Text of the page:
[WARNING: SPOILERS] After getting some favorable comments on book blogs, The Bad Girl seemed like just the book to get me back into Fiction while I endured the never-ending assignments in school. Written by former Peruvian presidential candidate Mario Vargas Llosa, about whom I have always had strong, but mixed feelings, The Bad Girl (Travesuras de la niña mala) is a quick and interesting read, but I wouldn’t describe it as enthralling as some American critics do. ( A round-up of reviews may be found here. )
The basic plot of the book is that a man, The Good Boy, and a woman, The Bad Girl, meet when children and then do so again throughout the rest of their lives, as each pursues their dreams (his, to live in Paris for the rest of his live, hers, to live in luxury with pride) until one of them passes away. The Good Boy tends to treat The Bad Girl with compassion, understanding, and deference, while The Bad Girl tends to treat The Good Boy like an object whose humanity factors into her own decision-making not at all.
And yet, this is a love story. One might not think so for about 200 pages, but in the end, you will know.
Some will be misled by the themes. The Bad Girl is, for all her faults, a very strong character. As the New York Times review by Kathryn Harrison explains, Llosa has always been obsessed with Madame Bovary, so if you liked that work, then I think you should appreciate this one. Like Madame Bovary, and to some extent The Awakening, The Bad Girl features a woman fettered by society who bursts forth, challenging conventions and redefining the nature of relationships with other people in society. The Bad Girl, who assumes many names in the time that we know her, is labeled an egotist many times and scorches many more people than just The Good Boy, who is the narrator.
Many reviews criticize the author for the narrator’s lack of character, or his unreality. I am not so sure this is a fair criticism. I think this is a case of the seen and unseen in criticism. Who wants to talk about a good boy? (I guess I don’t since I won’t for the rest of this post LOL.) Perhaps it’s just easier for the woman to draw the attention, especially when the man seems so harmless. Take this, for example, the conclusion from the NYT review:
The heroism of [Madame Bovary and The Bad Girl] is that they refuse to be diminished by modest, reasonable hopes or by respectable society. Creatures of appetite — for sex, money, excitement, life — bad girls serve their hunger first, and last. They are terrible and they are enviable, because they won’t settle for less than everything they want. Because, in the end, they accept not only their essential nature, but also the consequences of their choice to fulfill rather than deny it.
I think this is a rather overstated analysis of The Bad Girl’s character, and altogether too simple. Given the prose, you too may be tempted to succumb to the notion that these are static characters. One’s preferences need not change through time in order for a character to be dynamic because the seeds of one’s growth may be sown at a very early age and these seeds can transform aims, objectives, memories, and feelings. We see very interesting things happen to The Bad Girl, and I have to wonder if Slate’s Michael Wood even read the book, given his intemperate, ill-considered review:
Neither our language nor Ricardo’s can name her or define her. She can’t be admired, she can’t be pitied, and she can’t, except in Ricardo’s desperate parody of an old movie, The Blue Angel perhaps, be the heroine of a grand fatal romance.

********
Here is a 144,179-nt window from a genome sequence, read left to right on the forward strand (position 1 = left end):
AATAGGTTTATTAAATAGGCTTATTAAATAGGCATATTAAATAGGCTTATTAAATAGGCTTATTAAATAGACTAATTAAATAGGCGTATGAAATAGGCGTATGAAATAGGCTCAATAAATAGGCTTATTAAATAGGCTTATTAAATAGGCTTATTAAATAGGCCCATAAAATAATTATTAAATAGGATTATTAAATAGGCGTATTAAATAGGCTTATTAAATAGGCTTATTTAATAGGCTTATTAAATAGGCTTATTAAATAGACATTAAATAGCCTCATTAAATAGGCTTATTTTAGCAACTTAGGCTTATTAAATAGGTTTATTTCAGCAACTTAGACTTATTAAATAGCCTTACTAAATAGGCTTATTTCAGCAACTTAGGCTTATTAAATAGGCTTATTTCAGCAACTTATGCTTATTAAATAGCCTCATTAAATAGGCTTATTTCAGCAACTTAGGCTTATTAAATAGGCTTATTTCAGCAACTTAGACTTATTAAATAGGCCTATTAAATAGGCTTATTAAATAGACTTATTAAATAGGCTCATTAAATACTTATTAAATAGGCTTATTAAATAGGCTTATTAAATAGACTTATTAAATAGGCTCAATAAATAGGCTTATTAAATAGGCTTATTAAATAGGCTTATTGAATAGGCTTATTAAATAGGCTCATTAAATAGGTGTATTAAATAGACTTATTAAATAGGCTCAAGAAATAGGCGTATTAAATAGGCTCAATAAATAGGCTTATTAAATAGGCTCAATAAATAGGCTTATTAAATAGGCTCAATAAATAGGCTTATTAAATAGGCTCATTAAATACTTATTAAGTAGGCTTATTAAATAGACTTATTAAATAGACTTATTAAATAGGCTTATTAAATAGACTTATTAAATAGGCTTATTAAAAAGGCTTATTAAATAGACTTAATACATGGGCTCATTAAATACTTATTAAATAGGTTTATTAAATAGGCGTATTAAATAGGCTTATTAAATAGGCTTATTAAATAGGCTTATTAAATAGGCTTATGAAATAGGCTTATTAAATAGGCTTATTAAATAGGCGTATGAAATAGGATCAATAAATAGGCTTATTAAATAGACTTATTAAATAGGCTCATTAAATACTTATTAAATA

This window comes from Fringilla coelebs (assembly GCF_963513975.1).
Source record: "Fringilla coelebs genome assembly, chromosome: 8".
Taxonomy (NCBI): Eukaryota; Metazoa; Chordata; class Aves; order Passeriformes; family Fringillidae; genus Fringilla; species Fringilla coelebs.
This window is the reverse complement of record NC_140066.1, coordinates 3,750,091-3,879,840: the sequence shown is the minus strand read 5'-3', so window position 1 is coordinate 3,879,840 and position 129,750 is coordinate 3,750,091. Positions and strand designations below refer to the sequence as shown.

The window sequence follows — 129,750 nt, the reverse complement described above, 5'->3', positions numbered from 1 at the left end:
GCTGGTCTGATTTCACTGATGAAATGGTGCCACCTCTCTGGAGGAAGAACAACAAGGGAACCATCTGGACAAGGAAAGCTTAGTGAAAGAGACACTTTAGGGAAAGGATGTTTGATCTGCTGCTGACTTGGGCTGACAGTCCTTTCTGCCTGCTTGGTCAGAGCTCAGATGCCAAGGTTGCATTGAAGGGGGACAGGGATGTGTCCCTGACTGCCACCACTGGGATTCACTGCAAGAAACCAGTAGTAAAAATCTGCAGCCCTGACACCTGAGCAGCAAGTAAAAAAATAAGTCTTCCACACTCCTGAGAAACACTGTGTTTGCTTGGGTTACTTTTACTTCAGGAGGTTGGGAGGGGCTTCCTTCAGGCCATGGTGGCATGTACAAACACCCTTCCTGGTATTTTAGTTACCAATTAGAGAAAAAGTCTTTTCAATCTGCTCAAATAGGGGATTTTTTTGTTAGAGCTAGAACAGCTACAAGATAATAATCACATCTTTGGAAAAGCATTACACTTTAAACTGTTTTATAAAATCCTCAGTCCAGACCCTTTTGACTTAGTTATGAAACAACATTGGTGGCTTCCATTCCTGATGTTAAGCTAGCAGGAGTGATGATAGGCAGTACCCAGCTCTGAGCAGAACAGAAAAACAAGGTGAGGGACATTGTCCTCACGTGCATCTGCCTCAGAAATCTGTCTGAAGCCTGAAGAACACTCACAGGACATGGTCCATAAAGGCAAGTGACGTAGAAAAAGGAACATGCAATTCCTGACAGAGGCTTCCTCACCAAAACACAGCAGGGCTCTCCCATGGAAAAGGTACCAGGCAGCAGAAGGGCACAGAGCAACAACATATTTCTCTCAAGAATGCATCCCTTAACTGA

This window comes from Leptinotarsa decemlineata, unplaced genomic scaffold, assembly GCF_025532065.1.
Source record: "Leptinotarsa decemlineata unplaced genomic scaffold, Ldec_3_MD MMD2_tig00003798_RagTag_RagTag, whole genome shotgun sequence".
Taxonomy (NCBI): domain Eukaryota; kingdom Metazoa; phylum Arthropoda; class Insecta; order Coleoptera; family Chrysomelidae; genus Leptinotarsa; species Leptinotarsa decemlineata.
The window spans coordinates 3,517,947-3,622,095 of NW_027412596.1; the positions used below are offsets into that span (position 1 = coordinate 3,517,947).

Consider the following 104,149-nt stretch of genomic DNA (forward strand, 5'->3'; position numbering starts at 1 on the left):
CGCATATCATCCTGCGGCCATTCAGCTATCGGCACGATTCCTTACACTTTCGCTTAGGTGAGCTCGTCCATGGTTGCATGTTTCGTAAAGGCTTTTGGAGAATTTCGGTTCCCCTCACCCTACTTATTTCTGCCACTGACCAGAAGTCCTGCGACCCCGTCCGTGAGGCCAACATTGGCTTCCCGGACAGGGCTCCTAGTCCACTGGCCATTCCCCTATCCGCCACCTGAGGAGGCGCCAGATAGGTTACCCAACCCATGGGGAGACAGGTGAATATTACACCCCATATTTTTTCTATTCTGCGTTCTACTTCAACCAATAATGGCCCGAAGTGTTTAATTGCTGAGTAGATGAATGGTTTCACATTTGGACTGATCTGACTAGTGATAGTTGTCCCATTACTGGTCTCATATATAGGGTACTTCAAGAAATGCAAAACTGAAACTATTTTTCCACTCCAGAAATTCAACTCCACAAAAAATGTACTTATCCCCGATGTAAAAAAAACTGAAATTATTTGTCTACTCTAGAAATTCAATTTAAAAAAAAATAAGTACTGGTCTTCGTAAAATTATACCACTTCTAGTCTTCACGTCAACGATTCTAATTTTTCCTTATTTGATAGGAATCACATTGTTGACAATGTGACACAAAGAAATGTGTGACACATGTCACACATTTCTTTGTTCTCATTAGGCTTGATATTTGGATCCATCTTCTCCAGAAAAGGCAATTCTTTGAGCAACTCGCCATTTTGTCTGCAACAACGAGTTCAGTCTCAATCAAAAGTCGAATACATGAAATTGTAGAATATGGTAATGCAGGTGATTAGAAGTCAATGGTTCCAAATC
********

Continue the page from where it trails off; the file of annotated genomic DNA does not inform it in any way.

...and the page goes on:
Do not believe this for a second. You may at times hate this woman, and you may be repulsed at others. My hunch is that if you give it some thought, you will find a woman who can certainly be admired. She refuses to be conquered by anything, and one can imagine how isolated she must be, as if the only things that existed in the world for a time were her and death. We pity her for where she came from, and her hypersensitivity for which she developed protections in order to soften the pain of slights.
Romance and love stories are more than candles, valentines, and sex. This may sound odd to you, but the book this resembles the most in its core, seems to me The Giving Tree. Just as The Bad Girl is a re-telling of Madame Bovary, it is a re-telling of Shel Silverstein’s The Giving Tree, with the genders reversed, though the genders aren’t really important for the essence of The Giving Tree. In any case, I think I like this telling better. It’s not as powerful, but it’s much more human.
Why, after all, did she always deign to meet him? Why, after all, did she always seem like she wanted to hear cheap, sentimental things? What pride the woman had! One of my favorite books, Herbert Mueller‘s The Uses of the Past, has an interesting passage on pride:
Here again St. Sophia gives the clue to a basic ambiguity. Pride goeth before a fall– but first it lifts men to real heights. Without pride the tragic hero would not be a hero; without it there would be no tragedy in history because no civilization at all. And without it there would be no higher religions. It was pride that built St. Sophia. It was still pride that led thousands to pray in St. Sophia in the miserable last days of Byzantium.
For so long, we were shown that she could never be conquered so as to be a loving wife. We were shown her disdain for all things boring or poor. But like the toothbrush that The Good Boy stashed from his limited time with her, that he would keep as a memento of his love, we found out that she had stashed away something too: their marriage. Just so, and as with the prayers offered in the last days of Byzantium, in The Bad Girl’s last days, she shows her ultimate pride and in so doing transcends her own limits, proving she is no static character and certainly no woman merely accepting some hedonistic “essential nature.”
She calls herself “wife.”